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My understanding of zinc in lubricants is more for metal-on-metal anti-wear, not for metal to friction plate shock control. My recollection is that natural or artificial esters/polymers are used for that purpose.

The major issue I gleaned over hte years is that the PCM is carefully calibrated for the friction/slip characteristics of a given transmission clutch system. All PCM's have some accommodation as the fluid properties change by temperature and "wear", and for changes in clutch actuation, friction plate wear, etc. Some PCM's are more "adaptive" than others; i.e Toyota 4, 5 and 6-speeds are notoriously fussy about using other than T-IV or WS--whatever they were designed for. Conversely, Toyota transmissions are typically very long lived--on the factory fill.

As for Honda's, others can testify to the 5 and 6 speed trans adaptation to VML, although in many examples, the shift quality noticeably changes. I haven't seen anyone's VML results when they have it at nearly undiluted and in the trans beyond 30k miles and/or haven't disabled VCM while using VML.
 

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No other fluid on the market has the same stated characteristics...
And, no other automatic transmission on the market is like a Honda 6-speed or earlier automatic transmission. Unlike every other automatic transmission on the market which uses planetary gears and brakes, Honda's automatics use parallel shafts like a manual transmission instead. :)
 

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And, no other automatic transmission on the market is like a Honda 6-speed or earlier automatic transmission. Unlike every other automatic transmission on the market which uses planetary gears and brakes, Honda's automatics use parallel shafts like a manual transmission instead. :)
Correct -- and this is really to the questions/points earlier about the shift quality differences with the different fluids. Rather than brake and apply clutches with planetary gearsets, Honda's automated manuals rely on very carefully timed clutch work between multiple sets of wet clutches. Other fluid may or may not work well long term in the H5 and H6 transmissions (though most reports are positive), but we can say for certain that the formulation of other fluids is not the same and there are definitely physical/mechanical/frictional(?) changes to how these transmissions operate using different fluid. I guess all that to day that if one really does want the shift quality and feel of the original fluid, then DW-1 is probably the lowest risk option.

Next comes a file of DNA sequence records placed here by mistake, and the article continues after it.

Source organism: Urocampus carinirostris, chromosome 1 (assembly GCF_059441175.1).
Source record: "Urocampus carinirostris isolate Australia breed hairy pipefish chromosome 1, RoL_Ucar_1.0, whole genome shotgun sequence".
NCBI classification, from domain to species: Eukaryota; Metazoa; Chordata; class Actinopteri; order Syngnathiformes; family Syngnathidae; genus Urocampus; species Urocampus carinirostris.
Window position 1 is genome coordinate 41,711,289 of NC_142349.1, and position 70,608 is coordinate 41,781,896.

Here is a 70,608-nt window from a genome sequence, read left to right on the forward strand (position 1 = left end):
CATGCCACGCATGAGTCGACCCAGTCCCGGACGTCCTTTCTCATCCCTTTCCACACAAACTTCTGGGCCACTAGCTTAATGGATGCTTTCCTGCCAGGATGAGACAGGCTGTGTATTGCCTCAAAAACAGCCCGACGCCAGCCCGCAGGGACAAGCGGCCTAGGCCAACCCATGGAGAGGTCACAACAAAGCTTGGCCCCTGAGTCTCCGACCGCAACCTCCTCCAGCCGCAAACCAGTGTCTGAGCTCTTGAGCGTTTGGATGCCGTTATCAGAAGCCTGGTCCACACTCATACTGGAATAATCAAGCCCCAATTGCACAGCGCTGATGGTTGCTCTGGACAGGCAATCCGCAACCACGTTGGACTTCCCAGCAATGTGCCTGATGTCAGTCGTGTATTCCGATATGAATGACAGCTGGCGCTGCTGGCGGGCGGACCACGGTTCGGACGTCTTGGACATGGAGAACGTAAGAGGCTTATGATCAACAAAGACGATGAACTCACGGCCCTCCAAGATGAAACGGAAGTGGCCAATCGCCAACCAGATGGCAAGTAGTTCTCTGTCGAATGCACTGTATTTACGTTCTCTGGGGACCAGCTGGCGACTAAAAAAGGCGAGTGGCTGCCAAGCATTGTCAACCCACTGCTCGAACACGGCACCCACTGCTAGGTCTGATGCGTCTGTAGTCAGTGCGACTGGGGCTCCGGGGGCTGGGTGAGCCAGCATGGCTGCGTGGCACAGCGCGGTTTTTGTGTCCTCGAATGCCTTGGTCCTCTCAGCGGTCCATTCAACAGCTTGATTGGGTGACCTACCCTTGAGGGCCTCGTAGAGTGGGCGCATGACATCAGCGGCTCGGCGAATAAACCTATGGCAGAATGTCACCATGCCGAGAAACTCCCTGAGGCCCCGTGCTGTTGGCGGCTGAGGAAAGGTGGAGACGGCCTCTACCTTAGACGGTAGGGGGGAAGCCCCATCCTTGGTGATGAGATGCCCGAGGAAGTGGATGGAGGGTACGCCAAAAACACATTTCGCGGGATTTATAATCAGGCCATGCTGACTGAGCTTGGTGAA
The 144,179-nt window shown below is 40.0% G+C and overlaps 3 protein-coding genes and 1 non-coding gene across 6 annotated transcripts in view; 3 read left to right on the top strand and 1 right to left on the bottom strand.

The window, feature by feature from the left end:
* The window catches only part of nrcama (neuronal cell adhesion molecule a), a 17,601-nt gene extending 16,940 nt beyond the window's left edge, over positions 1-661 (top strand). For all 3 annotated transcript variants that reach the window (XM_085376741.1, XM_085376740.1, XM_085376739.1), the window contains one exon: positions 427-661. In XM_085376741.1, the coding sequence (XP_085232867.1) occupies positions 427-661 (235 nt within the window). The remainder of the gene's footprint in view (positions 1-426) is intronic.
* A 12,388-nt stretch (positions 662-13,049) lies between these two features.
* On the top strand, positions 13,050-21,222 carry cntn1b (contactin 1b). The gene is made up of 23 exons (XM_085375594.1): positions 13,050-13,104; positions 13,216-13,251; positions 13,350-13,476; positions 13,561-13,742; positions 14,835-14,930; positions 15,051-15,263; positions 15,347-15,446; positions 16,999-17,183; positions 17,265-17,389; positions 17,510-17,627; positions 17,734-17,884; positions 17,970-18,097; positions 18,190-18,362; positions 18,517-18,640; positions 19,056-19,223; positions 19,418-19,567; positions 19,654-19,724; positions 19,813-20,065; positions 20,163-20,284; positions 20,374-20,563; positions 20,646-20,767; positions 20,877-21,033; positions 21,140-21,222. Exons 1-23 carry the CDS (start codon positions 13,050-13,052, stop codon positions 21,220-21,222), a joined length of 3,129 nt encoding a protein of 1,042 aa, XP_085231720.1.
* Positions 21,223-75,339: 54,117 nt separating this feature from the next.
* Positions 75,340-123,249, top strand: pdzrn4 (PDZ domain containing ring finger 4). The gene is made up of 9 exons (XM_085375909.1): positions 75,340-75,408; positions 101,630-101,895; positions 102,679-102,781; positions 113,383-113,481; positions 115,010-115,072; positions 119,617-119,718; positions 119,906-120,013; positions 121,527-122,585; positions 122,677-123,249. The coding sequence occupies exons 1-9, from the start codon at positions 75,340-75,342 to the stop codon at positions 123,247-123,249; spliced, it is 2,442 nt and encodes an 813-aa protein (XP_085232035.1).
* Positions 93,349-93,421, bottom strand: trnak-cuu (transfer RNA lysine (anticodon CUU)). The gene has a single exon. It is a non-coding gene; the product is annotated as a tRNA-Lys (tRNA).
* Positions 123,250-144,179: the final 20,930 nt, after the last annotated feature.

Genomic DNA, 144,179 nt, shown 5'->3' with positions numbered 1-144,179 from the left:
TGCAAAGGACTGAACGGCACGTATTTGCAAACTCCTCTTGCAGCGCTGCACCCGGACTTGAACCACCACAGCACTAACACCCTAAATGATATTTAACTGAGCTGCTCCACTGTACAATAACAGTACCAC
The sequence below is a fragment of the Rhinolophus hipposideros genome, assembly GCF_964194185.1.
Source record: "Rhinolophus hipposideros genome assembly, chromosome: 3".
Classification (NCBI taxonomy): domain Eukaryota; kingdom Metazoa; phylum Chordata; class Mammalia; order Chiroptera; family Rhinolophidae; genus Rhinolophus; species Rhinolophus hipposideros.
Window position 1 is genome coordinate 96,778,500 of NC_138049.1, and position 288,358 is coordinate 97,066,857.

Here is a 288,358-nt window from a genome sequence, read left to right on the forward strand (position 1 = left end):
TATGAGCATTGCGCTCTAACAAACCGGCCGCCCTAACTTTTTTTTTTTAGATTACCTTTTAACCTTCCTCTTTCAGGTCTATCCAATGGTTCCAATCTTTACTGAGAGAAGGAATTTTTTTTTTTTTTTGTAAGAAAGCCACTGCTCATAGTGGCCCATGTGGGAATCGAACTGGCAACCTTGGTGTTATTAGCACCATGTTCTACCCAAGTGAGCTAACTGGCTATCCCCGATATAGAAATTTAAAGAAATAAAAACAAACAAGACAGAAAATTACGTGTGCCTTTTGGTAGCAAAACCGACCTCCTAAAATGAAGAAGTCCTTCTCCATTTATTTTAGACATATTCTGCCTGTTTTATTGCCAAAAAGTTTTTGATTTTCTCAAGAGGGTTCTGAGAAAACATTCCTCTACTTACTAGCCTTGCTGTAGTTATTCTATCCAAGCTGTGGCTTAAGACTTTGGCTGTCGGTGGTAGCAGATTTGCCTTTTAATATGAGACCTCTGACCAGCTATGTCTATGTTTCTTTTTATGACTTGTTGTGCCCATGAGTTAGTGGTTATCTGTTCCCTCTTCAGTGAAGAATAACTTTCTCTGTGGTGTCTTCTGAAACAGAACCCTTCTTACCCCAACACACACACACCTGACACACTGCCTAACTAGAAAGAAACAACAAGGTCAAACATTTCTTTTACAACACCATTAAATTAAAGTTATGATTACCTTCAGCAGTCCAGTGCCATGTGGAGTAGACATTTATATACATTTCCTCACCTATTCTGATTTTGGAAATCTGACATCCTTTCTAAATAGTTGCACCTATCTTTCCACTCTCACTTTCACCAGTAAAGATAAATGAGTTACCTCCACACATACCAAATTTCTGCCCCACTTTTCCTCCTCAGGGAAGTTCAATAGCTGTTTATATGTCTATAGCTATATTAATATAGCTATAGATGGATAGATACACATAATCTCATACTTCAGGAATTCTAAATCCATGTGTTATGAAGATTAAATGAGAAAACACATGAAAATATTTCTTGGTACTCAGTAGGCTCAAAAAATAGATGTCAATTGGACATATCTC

I haven't seen anyone's VML results when they have it at nearly undiluted and in the trans beyond 30k miles and/or haven't disabled VCM while using VML.
Yes, I'm in agreement 100%. It's hard to know, especially in such an uncontrolled and unscientific environment such as this (a community of interested owners), exactly what impact certain changes might bring to the table. I presume that the aftermarket's selection criteria for its "recommended for use in" lists is simply looking for other fluids with about the same viscosity numbers; Valvoline recommends MaxLife ATF for both the H5/H6 transmissions AND the ZF-9 transmission, which use fluids with entirely different additive packages. I'm not saying that the aftermarket fluids are good or bad but, like you, I am curious how one of these H5/H6 units would fare if run on a consistent diet of one of the aftermarket fluids...since new.

I do think remanufactured H5/H6 transmissions come with non-Honda fluid, and I think the fluid is often not even a clone of DW-1...it's MaxLife or Castrol IMV or something similar. I wonder what kind of life those remans has...and if the fluid's contribution could even be separated from the rebuild job itself (quality materials, quality assembly, etc.).
 

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There's NO proof of VCM causing this - it's just a theory...and not a very good one considering the TCC disengages only for a fraction of a second during transitions between 6 and 3-cylinder modes which occurs only under extremely light loads and extremely light throttle application - some of the least-stressful conditions a transmission will ever encounter. :)
You have posted this “there is no proof that VCM is bad” line before. I wonder if you are a Corporate troll who is trying to mitigate the Honda 6-speed/VCM debacle? Or perhaps you just think that the little people should not criticize Honda’s clearly superior VCM engineering? Your fraction-of-a-second theory is just a load of bull. The real world problems of many 6-speed owners should count for more than your unsupported blathering. I cannot take you seriously. I personally experienced torque converter failure due to VCM. Fortunately, I was still under warranty (by 1500 miles). Other folks here have been less fortunate.
 

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What evidence do you have that a momentary release of the TCC clutch during transitions between 6 and 3-cylinder mode causes rapid fluid deterioration?

I get that you don't like VCM. I'm not the biggest fan of it, either, but I've never seen any evidence that it is the cause of TCC problems.
My 2018 torque converter failed at 58,500 miles. The ATF was black with the worn carbon fiber material from the TC clutch. VCM deliberate slip designed by Honda.
 

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The 5 speed Pilots don’t eat up their torque converters. The 6-speeds do, often just after the power train warranty expires. 5-speed Pilot VCM was never linked to a torque converter slip program. 6-speed Pilots VCM are programmed to slip the TC clutch. I’m no genius, but if I slip a clutch, it’s going to wear out the friction material.

If I was looking for a good used Pilot, knowing what I now know, I would buy a 2015. They have the 5-speed transmission, and there is no TC slip programmed. The 5-speeds don’t eat up their torque converters.

However, I bought a 2018 with the 6-speed. New TC under warranty at 58,500. I added an ATF cooler, and I added S-VCM to turn off the slip. I hope for good service life, but who knows?